Thursday, January 24, 2013

The large quaking grass

Large quacking grass (Briza maxima)

The flowers and seed heads of the large quaking grass look like small drooping Chinese lanterns attached to a slender stalk swinging to and fro in a gentle spring breeze. This species is an annual spring-flowering member of the grass family. It is found throughout the Mediterranean region and is cultivated in Britain, Australasia and many parts of the Unites States of America as a decorative garden plant and is often used in flower arrangements.

Known in Maltese as beżżulet il-qattusa, the large quaking grass is frequently found in garigue and other rocky areas such as maquis as well as along roadsides and in wasteland.
The grass family is a large successful plant family in which one finds many well known species such as rice, wheat and barley as well as the great reed, bamboo and a myriad of other species many of which are of economic importance.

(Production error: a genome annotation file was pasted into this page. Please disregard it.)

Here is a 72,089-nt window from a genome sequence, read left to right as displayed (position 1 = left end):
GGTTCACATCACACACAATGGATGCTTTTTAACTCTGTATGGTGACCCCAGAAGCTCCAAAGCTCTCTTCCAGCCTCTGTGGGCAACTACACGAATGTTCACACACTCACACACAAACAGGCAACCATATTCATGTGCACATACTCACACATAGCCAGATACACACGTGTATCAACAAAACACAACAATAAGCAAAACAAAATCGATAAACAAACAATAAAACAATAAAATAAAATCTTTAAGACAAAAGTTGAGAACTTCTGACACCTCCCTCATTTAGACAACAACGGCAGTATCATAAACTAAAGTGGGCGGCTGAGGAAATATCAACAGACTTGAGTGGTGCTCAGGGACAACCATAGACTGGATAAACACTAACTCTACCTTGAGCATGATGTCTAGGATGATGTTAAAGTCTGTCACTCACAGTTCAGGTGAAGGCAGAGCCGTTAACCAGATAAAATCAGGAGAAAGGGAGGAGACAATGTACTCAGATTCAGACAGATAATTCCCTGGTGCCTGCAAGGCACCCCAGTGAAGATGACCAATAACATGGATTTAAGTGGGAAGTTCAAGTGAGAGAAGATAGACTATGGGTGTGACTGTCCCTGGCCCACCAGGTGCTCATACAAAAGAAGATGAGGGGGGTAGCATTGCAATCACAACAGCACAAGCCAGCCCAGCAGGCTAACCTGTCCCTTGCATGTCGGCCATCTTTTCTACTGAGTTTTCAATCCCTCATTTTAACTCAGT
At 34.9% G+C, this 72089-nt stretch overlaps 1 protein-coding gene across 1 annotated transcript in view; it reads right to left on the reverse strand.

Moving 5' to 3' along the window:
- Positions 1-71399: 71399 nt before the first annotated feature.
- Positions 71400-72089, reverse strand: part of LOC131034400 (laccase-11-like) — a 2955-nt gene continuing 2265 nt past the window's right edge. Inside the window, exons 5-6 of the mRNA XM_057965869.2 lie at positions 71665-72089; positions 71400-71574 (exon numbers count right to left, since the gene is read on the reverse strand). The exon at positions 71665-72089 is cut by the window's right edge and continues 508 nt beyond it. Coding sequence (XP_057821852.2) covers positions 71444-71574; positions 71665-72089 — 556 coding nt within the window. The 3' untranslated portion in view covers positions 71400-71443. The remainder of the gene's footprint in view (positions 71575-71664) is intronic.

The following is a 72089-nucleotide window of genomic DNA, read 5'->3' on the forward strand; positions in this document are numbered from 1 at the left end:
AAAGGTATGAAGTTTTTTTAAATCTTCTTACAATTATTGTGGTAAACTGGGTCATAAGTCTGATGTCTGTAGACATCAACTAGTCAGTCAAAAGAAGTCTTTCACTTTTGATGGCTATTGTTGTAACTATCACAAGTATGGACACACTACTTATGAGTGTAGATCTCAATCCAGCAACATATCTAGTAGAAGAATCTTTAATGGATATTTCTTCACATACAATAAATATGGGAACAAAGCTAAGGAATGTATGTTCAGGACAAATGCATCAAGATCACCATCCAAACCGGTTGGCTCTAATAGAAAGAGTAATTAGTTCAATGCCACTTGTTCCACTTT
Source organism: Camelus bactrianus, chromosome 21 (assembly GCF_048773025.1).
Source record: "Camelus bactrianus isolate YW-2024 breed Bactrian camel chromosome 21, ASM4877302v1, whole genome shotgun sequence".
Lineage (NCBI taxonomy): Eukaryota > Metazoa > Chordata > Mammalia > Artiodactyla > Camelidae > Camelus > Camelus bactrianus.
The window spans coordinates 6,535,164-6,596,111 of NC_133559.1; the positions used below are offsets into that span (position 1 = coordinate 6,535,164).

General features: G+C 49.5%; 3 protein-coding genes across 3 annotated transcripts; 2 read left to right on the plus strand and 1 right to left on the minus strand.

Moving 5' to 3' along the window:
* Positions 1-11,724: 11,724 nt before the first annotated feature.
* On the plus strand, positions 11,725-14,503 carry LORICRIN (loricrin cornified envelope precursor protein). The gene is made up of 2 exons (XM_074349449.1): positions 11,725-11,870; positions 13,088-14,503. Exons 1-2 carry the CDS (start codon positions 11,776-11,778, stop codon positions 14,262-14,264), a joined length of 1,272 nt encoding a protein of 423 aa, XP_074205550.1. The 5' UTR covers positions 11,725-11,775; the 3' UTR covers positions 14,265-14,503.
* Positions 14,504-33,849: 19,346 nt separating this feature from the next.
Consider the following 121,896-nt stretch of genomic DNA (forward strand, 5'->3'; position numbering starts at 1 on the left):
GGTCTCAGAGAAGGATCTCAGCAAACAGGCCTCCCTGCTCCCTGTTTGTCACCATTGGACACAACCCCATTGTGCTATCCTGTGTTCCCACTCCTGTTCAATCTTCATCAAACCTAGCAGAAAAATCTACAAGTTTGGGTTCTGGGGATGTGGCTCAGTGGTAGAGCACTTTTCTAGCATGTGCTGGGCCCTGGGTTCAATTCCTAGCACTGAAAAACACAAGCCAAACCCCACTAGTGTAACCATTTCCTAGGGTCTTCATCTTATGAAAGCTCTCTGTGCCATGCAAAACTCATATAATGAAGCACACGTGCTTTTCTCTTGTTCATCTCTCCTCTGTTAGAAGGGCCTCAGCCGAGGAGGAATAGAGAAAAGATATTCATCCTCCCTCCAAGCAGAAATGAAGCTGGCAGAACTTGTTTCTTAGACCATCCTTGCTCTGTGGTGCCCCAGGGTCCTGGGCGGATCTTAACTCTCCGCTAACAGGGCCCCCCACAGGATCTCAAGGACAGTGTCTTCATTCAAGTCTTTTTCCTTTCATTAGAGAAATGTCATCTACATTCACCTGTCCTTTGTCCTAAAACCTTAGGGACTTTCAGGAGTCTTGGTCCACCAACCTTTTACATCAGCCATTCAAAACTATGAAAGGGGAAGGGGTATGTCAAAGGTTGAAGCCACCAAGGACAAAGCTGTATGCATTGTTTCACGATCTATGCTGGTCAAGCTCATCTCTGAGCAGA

Rice, wheat and maize provide more than half of all calories eaten by humans whilst another species, sugarcane, is the major source of sugar production. Of all crops 70% are grasses.

It is estimated that there are more than 10,000 species of grasses. Planted communities dominated by grasses are known as grasslands. Grasslands comprise about 20% of terrestrial habitats.

Grass blades grow at the base of the blade and not from elongated stem tips. This low growth point evolved in response to grazing animals and allows grasses to be grazed or mown regularly without severe damage to the plant. Without large grazers such as deer, elephants cattle and other livestock a clear-cut fire-destroyed areas would soon be colonized by grasses and if there is enough rain, tree-seedlings. 

The tree seedlings would eventually produce shade which kills most grasses. Large animals trample the seedlings, killing the trees. Grasses persist because their lack of woody stems helps them to resist the damage of trampling. 

This article was published in The Times on 6 May 2009

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